Can you discuss the evolution of small businesses concerns about privacy? What do you think has changed in terms of those concerns? Where we are now and where we are going?
The expectation and responsibility of privacy have always existed in business. Financial institutions especially, and hospitals, for example, have generally had a handle on this for decades. But it is a whole new game now.
Nowadays almost every type of business is digitally connected. Prior to the Internet, it was much easier to keep information safe because often there would only be only one or two copies, and it was easy to lock these away in filing cabinets. Now with the adoption of cloud and connected servers, it is easy for someone to tunnel their way in and get massive numbers of files and in just a few seconds.
Digital transformation as they call it has created thousands of different types of cloud-based applications, data sharing, and integrations. This connectivity creates risk. It scares me that many tools are still built with function in mind, and privacy and security are an afterthought.
I am concerned that people are not following Privacy by Design and Security by Design. (Created by Dr. Ann Cavoukian the former Privacy Commissioner of Ontario) These are globally accepted standards, but we still have a lot of work to do.
How is Alexio Corporation addressing these concerns for small businesses?
Alexio was built to solve the privacy & cybersecurity challenges experienced by small businesses that don’t have access to the same tools and expert talent as large corporations. Alexio makes privacy & cybersecurity affordable and dependable for all business sizes, even those with just one team member.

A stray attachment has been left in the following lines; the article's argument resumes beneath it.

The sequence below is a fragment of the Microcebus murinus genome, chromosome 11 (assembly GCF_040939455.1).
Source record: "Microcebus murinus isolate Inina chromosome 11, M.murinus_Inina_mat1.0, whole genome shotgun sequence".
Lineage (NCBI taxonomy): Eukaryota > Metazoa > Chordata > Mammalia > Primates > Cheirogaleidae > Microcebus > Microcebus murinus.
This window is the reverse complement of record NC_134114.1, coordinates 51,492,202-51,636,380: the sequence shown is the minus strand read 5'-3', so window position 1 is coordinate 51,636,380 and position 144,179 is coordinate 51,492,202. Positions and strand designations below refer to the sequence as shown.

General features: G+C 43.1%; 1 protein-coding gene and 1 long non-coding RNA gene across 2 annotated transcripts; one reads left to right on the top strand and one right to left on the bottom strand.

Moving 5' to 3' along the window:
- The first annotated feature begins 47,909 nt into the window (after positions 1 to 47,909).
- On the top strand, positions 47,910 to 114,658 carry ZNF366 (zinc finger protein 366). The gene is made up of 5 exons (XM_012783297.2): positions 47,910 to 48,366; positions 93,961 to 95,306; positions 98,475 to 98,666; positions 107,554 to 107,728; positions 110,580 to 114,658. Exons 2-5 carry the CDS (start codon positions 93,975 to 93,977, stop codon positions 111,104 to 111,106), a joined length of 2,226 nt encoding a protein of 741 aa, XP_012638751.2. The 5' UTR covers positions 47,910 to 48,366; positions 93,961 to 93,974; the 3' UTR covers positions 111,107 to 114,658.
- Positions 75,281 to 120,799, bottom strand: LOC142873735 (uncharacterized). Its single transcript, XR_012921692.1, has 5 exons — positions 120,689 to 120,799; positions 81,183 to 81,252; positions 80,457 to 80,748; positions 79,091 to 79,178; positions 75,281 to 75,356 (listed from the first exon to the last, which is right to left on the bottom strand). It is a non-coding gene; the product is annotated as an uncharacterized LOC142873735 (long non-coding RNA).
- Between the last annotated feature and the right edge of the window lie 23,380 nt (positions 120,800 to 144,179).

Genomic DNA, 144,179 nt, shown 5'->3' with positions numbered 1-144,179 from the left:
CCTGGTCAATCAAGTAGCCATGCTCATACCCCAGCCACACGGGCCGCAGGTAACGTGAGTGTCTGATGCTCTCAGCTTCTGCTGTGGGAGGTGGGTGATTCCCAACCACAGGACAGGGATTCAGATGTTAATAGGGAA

The security of customer data is as important in a small business as anywhere else, and it requires a multi-layered approach that has to address both the systems and the people using them. We secure business systems and build human firewalls to keep businesses and their data safe from breaches, hacking, and data loss.
What is your advice for moving forward productively for individuals and also corporations, government, large institutions, other holders of data?
All businesses, governments, and anyone using data need to not just focus on infrastructure, but also understand that the human element is where we are falling short.
Numerous organizations that track the causes of breaches routinely state that up to 90% of successful cyber-attacks are facilitated by human error. We are now in an era where hackers are hacking humans. We need to build human firewalls. We need to build confidence and competency amongst all people working with clients, customers, or patient information. Additionally, we need to do this in a way that can be affordable to any business size.
On a final note, what is your advice to women entrepreneurs?
Ignore the noise. Trust yourself. Use your time wisely to understand the precise things you need to reach your goals and seek out the best people to help you.
Don’t worry about selling or learning how to sell. Do the right thing for people…help people and you’ll build lifelong relationships. The money will follow. You can build a wildly successful and sustainable business doing the right thing for everyone, meaning the right thing for your company, your team, and your customers. It is possible. It is the foundation of my own success.